What did you do in the Summer of '99?

Sometime near the beginning of summer in 1999 I was mysteriously inspired to dig up my old LEGO blocks from my parents' house. It was also around that time that the country was swept with Star Wars: Episode I fever; and though the movie was a disappointment, it did get me thinking, 'how hard would it be to construct a model of R2D2 out of LEGO blocks?' Not a miniature model, mind you, but a life-sized model. Well, hmmm... my summer was relatively free, I had a lot of extra space in my new home, and hell, why not give people one more reason to think I'm a little whacky.

Thus began my project of LEGO-R2D2 construction. I was quickly swept into the plethora of websites, newsgroups, and miscellaneous information about the plastic bricks that resides on the World Wide Web. I also quickly learned that The Lego Comapny does not sell individual bricks in bulk quantities. This, of course, meant that I had to prepare myself to buy a lot of extra bricks mainly for the white, blue, and black ones.

Gray bricks also posed a problem as they did not come in the standard 'Blue Tub' that was avialable at my local Wal-Marts, K-Marts, and Toy-R-Us'. Fortunately I was told about the Lego Shop At Home catalogue which does sell small groups of specific color bricks, though at a higher per-brick cost... and they sold gray bricks.

With the outlook good that I'd be able to actually obtain all the need bricks at some cost, I started building the legs of the droid.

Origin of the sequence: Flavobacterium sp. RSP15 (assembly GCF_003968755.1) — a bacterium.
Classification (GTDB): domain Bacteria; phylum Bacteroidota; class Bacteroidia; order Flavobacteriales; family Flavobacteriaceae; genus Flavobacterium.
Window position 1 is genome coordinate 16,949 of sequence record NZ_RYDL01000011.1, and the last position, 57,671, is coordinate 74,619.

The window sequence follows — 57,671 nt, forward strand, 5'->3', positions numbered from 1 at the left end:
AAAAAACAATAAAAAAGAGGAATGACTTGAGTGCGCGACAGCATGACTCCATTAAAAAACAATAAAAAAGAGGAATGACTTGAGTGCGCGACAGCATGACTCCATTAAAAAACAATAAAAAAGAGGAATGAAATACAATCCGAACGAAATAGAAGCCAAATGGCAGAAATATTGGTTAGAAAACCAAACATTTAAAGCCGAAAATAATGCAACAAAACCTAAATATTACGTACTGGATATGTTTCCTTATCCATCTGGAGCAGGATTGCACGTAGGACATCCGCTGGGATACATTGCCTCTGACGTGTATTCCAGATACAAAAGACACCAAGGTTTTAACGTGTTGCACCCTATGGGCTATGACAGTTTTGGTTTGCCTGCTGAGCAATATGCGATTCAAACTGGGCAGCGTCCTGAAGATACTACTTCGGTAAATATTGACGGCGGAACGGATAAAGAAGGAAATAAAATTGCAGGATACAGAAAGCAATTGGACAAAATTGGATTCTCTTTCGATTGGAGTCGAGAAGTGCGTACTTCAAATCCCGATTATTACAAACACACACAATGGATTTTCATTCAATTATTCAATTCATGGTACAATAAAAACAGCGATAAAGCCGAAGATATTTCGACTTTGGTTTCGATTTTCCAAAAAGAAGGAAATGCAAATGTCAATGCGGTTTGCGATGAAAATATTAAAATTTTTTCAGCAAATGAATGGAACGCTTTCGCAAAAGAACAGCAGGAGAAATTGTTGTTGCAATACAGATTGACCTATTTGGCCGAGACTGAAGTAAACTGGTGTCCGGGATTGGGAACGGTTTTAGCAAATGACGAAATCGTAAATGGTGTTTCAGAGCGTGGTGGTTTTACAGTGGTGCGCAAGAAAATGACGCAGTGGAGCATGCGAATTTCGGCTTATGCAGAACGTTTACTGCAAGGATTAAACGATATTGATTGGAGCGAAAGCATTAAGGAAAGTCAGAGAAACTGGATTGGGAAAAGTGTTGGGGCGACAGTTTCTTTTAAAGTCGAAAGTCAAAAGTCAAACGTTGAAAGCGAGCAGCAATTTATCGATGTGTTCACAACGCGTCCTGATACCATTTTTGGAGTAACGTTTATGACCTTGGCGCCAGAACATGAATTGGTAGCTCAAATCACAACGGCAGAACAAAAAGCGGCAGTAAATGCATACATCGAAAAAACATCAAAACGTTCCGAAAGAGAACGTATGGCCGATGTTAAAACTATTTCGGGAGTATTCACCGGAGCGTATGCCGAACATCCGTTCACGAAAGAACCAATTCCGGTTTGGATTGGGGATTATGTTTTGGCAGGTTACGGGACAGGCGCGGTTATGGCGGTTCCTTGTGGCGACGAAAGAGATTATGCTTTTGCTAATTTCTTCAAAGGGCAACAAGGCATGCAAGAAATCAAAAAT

Then the center foot.

Then I started on the center torso.

Not actually owning any of the Star Wars films, I had no good pictures of the robot. A quick trip to the local bookstore with my digital camera helped as they had a cardboard model of R2D2 set up for promotional reasons. While there, I also sneaked a few pictures of pages from various Star Wars books that abound in the film section ('The Robots of Star Wars' and the like).

About halfway through the torso, I realized my initial plans of making this droid rollable might be difficult as it was evidently it was gonna top out at over 20 pounds. He was also supposed to be adjustable to two positions: the 2-legged upright and the 3-foot tilted (mobile) stance. This, too, was becoming more and more unlikely.

With the number of Blue Tubs of LEGO bricks piling up in my house (20 and counting... plus some Purple Buckets), I was finally nearing the end.

I ordered some specific pieces from a guy in Kansas. I won a small auction of LEGO blocks off eBay, I got some from Canada, and I kept Shop At Home happy with a new order every week or so.

By the end of August I received what I hoped to be my last order (the LEGO expenditure for the last couple months had already topped $750.00). When it arrived, I completed the hemispherical dome that is the droid's head.

The trickiest part was then assembling the blasted 'bot. As I had tried to make the legs movable, the connections between the limbs and the torso were single-point axles... and maneuvering a very heavy torso into position proved amazingly difficult.

But I prevailed, and as you can see, the model balances rather nicely. At almost three feet tall (that's a yardstick nearby in the first picture), he's quite a model indeed. I have not completely given up on finishing the 'three-foot' position (that center foot just needs to be fastened and positioned very carefully). That may happen. Of more immediate concern is what my next LEGO project will be... something that will put a dent in my 20,000+ brick surplus -- mostly yellow and red blocks (C-3PO maybe?... not a chance).

Back to Eric Harshbarger's main LEGO page.